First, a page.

Physical exhaustion is common for every player on tour — male and female — but Corpuz did not realize how mentally fatigued she would be. 

“There was a lot more mental exhaustion than I expected. College events are only three days and we also have only one practice round” said Corpuz, noting the LPGA has three days for practice rounds, Monday-Wednesday.

During the weeks on the road, Corpuz had to manage the dilemma between preparation and rest. 

“There is this lingering pressure that I know I need to prepare more. That was something that I talked with my mental coach about. Finding a good balance of resting and needing to play” she said, referring to Bill Nelson, who was the former mental coach at USC. 

“The longest stretch that I played was five weeks. I was home for a week after that, but it felt like three days before I went back out and I was so exhausted. The more you play the more you get used to it.”

4. Consistency 

It’s common that big names on tour who are fresh out of college don’t play as well their first year as people project. Corpuz can only speak from her own experience as a rookie, but credits the consistency of her golf game. 

“For me, a big factor has been my swing coach,” Corpuz said. Her swing coach is Craig Chapman, who’s based out of Palm Springs. “I’ve been working for him since high school so nothing really has changed much. Having that consistency has really helped me a lot. When I go see him he’s always hyping me up. ‘You’re as good as anyone out there,’ he’ll say. ‘Just work on these things.’”

“It’s easy to get worked up on how good people are out there. I went through a stretch of missed cuts and golf became really hard. Staying mentally strong is key. On tour, the courses are harder than in college, so if you have any weaknesses you can’t get away with it on tour.”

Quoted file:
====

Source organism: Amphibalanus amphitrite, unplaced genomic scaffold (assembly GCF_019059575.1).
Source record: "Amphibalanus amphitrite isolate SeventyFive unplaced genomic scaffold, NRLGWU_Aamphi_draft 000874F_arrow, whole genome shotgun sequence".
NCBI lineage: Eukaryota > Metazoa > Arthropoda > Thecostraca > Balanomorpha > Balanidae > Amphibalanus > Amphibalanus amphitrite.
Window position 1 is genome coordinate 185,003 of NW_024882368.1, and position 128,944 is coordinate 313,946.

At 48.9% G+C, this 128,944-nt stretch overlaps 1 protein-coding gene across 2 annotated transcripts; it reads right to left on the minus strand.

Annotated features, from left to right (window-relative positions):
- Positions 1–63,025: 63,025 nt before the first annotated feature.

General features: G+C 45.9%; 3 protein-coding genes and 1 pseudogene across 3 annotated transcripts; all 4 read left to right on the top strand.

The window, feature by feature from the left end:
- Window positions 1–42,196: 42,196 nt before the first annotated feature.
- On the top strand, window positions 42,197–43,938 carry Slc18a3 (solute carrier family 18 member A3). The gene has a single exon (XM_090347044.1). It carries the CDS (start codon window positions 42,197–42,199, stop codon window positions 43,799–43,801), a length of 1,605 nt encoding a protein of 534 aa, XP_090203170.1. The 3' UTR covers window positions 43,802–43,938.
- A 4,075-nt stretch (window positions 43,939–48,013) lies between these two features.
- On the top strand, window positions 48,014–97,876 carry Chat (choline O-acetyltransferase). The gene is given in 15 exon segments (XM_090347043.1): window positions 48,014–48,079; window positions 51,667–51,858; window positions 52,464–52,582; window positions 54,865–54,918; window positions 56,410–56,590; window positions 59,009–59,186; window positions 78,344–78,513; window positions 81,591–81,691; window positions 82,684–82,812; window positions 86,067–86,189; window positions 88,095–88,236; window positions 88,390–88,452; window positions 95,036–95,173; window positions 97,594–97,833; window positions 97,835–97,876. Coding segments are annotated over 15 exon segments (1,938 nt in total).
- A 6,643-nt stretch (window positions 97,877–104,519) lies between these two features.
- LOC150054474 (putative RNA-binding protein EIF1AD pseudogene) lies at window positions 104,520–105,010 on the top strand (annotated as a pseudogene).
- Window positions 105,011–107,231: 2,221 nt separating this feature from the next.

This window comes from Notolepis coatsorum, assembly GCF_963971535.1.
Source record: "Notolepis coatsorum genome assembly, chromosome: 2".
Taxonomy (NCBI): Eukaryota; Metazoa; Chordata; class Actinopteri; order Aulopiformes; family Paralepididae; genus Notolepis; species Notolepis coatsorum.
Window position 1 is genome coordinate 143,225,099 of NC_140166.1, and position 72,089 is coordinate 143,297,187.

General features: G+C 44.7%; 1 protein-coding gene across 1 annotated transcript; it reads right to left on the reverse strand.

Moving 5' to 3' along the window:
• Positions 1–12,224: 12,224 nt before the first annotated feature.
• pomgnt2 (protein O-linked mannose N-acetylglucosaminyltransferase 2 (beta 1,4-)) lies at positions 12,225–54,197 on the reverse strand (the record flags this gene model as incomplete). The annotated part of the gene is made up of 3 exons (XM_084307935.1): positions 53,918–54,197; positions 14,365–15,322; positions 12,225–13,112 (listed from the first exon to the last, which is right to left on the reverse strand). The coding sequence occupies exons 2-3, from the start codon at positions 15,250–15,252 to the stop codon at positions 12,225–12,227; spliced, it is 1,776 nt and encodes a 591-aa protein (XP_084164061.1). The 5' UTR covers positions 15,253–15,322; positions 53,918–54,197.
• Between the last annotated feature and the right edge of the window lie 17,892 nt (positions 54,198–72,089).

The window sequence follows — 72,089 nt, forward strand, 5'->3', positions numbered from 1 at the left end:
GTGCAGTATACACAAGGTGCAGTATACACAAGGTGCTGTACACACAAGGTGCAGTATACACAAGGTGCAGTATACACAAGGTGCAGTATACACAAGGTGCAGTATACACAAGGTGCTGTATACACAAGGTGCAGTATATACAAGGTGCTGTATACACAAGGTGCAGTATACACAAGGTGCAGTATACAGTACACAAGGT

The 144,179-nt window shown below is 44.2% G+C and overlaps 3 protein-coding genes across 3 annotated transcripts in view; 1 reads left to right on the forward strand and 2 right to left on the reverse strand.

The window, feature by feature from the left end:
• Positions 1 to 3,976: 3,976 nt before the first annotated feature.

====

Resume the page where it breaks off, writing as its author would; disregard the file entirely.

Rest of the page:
5. Support system

Corpuz quickly learned the benefits of having a strong support system on tour, especially during her rookie year. 

“My mom traveled with me my whole rookie year. She was such a game changer as I was learning the ropes,” Corpuz said. “I’m really lucky my mom is the perfect level of involvement. She gives me space but helps me out with anything I need.”

Corpuz also had a group of rookies called a "rookie pod." Organized by the LPGA, a veteran player and LPGA staff member volunteer to coordinate social activities and be a mentor for four to five rookies. “I had a really good rookie pod. Emma Talley was our leader and Sarah Kellam was our staff member,” she said. The other rookies included Haylee Harford, Lauren Hartlage, Brooke Mathews and Gina Kim — all whom Corpuz knew well.

“Emma did a really good job at organizing dinners,“ she said. ”We had four or five dinners throughout the year. It’s really special to be around other rookies because they are going through the same things as you are. You can always reach out to someone.”

Corpuz also has a long-time boyfriend, Daniel, who is a Marine. “Him and his family are just the best. He’s really supportive. No matter what happens on the golf course he always has my back. He came to the weekends to watch the Cali events and he watched me at the U.S. Open. Both him and his family are phenomenal and I’m so lucky to have them.”

6. Goals

Two of Corpuz’s goals for the year were to be inside the top 50 (she finished 48th) and be in contention a few times — both of which she accomplished. “I’ll look at which parts of game need work and try to not put too much pressure on myself next year,” she said.

That said, there’s a special USA team event that churns in the back of her mind for next season.

“It’s a Solheim Cup year,” she said. “That would be a great goal.”